The “excessive use” of solitary confinement by the prison service in the US state of Connecticut, prompted an independent UN human rights expert to voice alarm on Friday.
The Connecticut Department of Corrections (DOC) has appeared to routinely repress inmates through prolonged or indefinite isolation, excessive use of in-cell restraints and “needlessly intrusive strip searches”, the expert said.
Precarious correctional procedures
According to the independent expert, there seems to be a state-sanctioned policy aimed at purposefully inflicting severe pain or suffering, physical or mental, “which may well amount to torture.”
Theses dehumanizing conditions of detention, which sometimes euphemistically referred to as “segregation”, the “hole” or “lockdown”, are routinely used by US correctional facilities, particularly against inmates designated as “high risk” due to previous gang affiliations, behavior abnormalities or mental conditions.
And these practices trigger and exacerbate psychological suffering in inmates who may have experienced previous trauma or have mental health conditions or psychosocial disabilities.
“The severe and often irreparable psychological and physical consequences of solitary confinement and social exclusion are well documented and can range from progressively severe forms of anxiety, stress, and depression to cognitive impairment and suicidal tendencies”, noted Mr. Melzer.
“This deliberate infliction of severe mental pain or suffering may well amount to psychological torture”, he added.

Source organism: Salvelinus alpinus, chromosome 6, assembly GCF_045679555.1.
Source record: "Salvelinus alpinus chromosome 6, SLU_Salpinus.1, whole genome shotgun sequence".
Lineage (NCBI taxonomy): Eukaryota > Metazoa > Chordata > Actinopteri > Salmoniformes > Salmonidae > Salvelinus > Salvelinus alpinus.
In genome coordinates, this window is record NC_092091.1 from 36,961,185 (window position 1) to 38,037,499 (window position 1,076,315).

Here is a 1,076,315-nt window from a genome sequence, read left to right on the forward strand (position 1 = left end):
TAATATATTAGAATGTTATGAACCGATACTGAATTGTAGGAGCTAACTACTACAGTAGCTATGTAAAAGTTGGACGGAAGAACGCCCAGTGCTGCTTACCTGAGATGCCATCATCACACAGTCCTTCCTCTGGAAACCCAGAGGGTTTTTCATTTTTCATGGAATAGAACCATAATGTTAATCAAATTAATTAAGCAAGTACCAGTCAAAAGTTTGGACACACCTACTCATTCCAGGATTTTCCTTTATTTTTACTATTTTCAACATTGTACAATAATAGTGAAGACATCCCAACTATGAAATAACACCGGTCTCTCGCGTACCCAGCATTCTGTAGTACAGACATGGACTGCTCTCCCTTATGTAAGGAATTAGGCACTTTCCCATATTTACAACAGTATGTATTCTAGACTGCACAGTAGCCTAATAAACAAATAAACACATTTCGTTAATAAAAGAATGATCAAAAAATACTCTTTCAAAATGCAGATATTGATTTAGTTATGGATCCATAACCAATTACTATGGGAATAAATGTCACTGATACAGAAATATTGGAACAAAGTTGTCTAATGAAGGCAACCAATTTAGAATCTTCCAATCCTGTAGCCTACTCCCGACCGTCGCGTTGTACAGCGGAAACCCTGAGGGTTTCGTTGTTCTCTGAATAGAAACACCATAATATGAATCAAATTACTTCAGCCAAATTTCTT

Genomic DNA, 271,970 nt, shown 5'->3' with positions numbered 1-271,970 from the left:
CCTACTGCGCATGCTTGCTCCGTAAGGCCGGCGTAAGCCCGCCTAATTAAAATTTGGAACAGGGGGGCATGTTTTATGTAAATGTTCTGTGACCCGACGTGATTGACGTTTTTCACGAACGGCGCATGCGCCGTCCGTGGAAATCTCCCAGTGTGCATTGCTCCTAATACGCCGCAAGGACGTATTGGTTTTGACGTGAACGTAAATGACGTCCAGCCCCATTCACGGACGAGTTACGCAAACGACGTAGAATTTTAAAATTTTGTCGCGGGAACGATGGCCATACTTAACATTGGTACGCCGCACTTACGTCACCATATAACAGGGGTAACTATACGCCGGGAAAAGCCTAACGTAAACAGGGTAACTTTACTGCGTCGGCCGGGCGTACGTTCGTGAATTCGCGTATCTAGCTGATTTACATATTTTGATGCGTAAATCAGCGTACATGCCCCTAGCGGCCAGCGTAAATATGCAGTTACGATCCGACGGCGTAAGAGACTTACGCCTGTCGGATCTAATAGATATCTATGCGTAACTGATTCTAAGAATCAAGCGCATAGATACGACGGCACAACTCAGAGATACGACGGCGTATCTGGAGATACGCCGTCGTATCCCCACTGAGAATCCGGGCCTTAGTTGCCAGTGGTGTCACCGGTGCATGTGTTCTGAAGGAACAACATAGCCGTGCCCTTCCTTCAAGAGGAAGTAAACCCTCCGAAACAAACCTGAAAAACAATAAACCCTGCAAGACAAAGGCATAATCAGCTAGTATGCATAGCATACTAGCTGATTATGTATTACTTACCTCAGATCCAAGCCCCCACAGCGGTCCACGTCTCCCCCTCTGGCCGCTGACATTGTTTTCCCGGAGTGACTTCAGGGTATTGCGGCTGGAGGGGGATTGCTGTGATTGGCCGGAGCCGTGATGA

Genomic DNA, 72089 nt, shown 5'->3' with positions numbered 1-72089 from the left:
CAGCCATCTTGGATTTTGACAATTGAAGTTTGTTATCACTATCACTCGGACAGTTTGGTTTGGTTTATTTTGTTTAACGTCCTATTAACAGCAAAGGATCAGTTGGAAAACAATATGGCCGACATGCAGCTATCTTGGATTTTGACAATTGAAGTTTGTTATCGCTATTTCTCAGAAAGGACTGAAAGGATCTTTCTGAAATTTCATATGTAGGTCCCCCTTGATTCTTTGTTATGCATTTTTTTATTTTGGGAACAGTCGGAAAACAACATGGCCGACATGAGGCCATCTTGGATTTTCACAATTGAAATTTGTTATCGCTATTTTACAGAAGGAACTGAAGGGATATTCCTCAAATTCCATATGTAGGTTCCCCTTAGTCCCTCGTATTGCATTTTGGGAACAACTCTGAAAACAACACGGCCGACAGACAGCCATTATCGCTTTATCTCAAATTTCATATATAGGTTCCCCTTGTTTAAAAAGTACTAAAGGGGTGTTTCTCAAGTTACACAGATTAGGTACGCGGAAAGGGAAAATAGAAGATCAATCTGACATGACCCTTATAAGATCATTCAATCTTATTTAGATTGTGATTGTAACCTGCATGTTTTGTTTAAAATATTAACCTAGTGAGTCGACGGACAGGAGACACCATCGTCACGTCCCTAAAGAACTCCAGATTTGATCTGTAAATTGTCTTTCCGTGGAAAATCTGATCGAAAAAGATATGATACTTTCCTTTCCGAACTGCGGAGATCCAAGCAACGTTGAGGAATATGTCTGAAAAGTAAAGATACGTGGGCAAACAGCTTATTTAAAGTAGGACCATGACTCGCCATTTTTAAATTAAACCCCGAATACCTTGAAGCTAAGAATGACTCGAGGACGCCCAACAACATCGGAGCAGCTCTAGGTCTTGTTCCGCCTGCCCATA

Illegal confinement practices
Inflicting solitary confinement on those with mental or physical disabilities is prohibited under international law.
Even if permitted by domestic law, under the 2015-updated Mandela Rules, prolonged or indefinite solitary confinement cannot be regarded as a “lawful sanction”.
These Rules set a minimum standard of UN rules that defines solitary confinement as “the confinement of prisoners for 22 hours or more a day without meaningful human contact.”
Solitary confinement may only be imposed in exceptional circumstances, and “prolonged” solitary confinement of more than 15 consecutive days is regarded as a form of torture.
“The Mandela Rules reinforce human rights principles, including the recognition of the absolute prohibition of torture and other cruel, inhuman or degrading treatment or punishment and effective guidance to national prison administrations for persons deprived of their liberty”, concluded Mr. Melzer.
This statement has also been endorsed by Dainius Pūras, UN Special Rapporteur on the right to health; the UN Working Group on arbitrary detention; and Catalina Devanda-Aguilar, UN Special Rapporteur on the rights of persons with disabilities.
Special Rapporteurs are appointed by the Geneva-based UN Human Rights Council to examine and report back on a specific human rights theme or a country situation. The positions are honorary and the experts are not UN staff, nor are they paid for their work.
This post was originally published by the UN News Centre. Click here to read.